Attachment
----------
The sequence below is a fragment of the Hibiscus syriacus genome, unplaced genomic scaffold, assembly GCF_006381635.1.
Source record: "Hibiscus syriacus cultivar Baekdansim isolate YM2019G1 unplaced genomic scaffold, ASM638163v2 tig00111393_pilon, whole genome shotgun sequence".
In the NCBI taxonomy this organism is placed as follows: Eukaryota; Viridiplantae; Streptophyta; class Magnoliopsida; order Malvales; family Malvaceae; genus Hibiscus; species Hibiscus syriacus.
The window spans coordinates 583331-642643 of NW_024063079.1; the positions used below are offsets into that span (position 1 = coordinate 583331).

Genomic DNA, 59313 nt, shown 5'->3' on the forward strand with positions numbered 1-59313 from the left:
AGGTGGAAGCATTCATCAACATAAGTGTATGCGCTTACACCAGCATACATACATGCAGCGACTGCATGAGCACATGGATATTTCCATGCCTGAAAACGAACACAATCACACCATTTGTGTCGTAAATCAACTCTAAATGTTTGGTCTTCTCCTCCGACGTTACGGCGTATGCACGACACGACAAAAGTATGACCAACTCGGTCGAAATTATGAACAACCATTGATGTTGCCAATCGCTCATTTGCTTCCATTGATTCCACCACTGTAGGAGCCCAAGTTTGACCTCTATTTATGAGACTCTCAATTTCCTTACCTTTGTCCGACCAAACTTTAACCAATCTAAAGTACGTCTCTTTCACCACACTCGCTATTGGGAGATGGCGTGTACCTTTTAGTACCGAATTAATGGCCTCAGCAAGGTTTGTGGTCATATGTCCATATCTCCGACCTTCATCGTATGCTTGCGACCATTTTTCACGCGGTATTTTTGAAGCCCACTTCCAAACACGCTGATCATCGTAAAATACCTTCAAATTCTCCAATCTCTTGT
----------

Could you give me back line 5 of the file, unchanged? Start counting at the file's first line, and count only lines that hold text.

Genomic DNA, 59313 nt, shown 5'->3' on the forward strand with positions numbered 1-59313 from the left: